Rather frequently, we are asked the difference between velvet and velour.  On that note, I thought I’d offer an explanation.

Velvet usually refers to an apparel (lighter) weight fabric.  It is a woven napped (cut pile) fabric that historically was made from silk, but today can be made from a variety of fibers, usually cotton or synthetic fibers (such as polyester or nylon).  Some velvets are used for theatrical drapery, most notably Crushed Velvet.  Apparel velvet is typically not flame retardant, but velvets intended for theatrical use often are treated for flame retardancy.

Theatrical velour (sometimes referred to as theatrical velvet), also a napped (cut pile) woven fabric, has a similar feel and appearance to velvet, but it is typically of a heavier weight, usually ranging from 16oz up to 32oz per linear yard.  Cotton velour has been the standard in theatrical drapery for many years, but recently synthetic velours are being used more frequently, due to the inherent flame retardancy and greater durability of the synthetic fabric.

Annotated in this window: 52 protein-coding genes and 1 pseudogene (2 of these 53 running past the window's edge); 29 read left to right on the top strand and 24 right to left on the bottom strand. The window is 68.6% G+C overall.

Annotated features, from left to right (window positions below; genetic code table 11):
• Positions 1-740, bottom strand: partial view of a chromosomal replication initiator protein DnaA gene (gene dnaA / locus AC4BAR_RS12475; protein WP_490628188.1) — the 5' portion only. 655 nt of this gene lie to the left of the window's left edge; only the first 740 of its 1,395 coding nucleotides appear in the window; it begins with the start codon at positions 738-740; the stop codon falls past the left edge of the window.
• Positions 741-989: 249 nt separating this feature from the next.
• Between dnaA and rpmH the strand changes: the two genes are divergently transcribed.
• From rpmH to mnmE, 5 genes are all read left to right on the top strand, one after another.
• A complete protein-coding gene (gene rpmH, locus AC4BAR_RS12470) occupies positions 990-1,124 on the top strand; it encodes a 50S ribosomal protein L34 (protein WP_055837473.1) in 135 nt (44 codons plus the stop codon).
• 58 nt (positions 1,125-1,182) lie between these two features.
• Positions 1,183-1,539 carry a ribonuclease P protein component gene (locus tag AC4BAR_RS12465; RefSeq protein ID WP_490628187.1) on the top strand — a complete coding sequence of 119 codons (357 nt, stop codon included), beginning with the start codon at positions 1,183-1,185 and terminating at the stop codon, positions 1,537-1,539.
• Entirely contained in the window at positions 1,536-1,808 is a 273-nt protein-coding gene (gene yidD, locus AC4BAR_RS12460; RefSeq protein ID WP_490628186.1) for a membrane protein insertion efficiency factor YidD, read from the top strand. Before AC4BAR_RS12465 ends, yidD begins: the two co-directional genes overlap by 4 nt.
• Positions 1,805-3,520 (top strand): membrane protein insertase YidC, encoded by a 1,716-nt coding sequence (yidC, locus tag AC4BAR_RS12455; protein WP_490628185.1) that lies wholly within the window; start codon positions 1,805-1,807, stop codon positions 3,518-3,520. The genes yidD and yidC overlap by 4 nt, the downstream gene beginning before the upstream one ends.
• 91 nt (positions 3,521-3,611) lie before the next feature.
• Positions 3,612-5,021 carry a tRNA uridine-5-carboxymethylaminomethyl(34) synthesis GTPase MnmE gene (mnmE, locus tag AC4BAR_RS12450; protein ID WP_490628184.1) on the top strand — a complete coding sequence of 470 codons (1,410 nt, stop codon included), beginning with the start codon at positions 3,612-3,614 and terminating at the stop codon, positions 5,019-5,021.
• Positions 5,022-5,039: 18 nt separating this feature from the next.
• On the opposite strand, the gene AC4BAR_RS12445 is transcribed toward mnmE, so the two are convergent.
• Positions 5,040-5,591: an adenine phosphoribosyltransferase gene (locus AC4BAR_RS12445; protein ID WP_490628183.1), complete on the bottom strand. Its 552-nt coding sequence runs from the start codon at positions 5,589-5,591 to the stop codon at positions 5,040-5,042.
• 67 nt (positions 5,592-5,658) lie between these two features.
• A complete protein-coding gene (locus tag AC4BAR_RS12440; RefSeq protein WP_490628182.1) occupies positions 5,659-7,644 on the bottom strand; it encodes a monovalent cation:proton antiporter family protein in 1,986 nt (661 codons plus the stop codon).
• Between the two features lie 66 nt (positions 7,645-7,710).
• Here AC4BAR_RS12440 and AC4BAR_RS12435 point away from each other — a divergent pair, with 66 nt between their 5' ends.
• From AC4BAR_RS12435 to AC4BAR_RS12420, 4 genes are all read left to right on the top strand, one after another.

Knit velour, typically made from cotton, is often used in apparel (remember that velour lounging suit you had in the ’70s).  At first glance, knit velour may appear similiar to velvet or theatrical velour, as it has a soft nap feel.  However, it is actually quite different.  As a knit fabric (rather than a woven fabric), it is soft but has a great deal of stretch, making it comfortable to wear but not generally appropriate for use in theatrical drapery.

As a side note, the word “velour” is originally a French word translating to  “velvet” in English.  No wonder it is confusing here in the U.S.!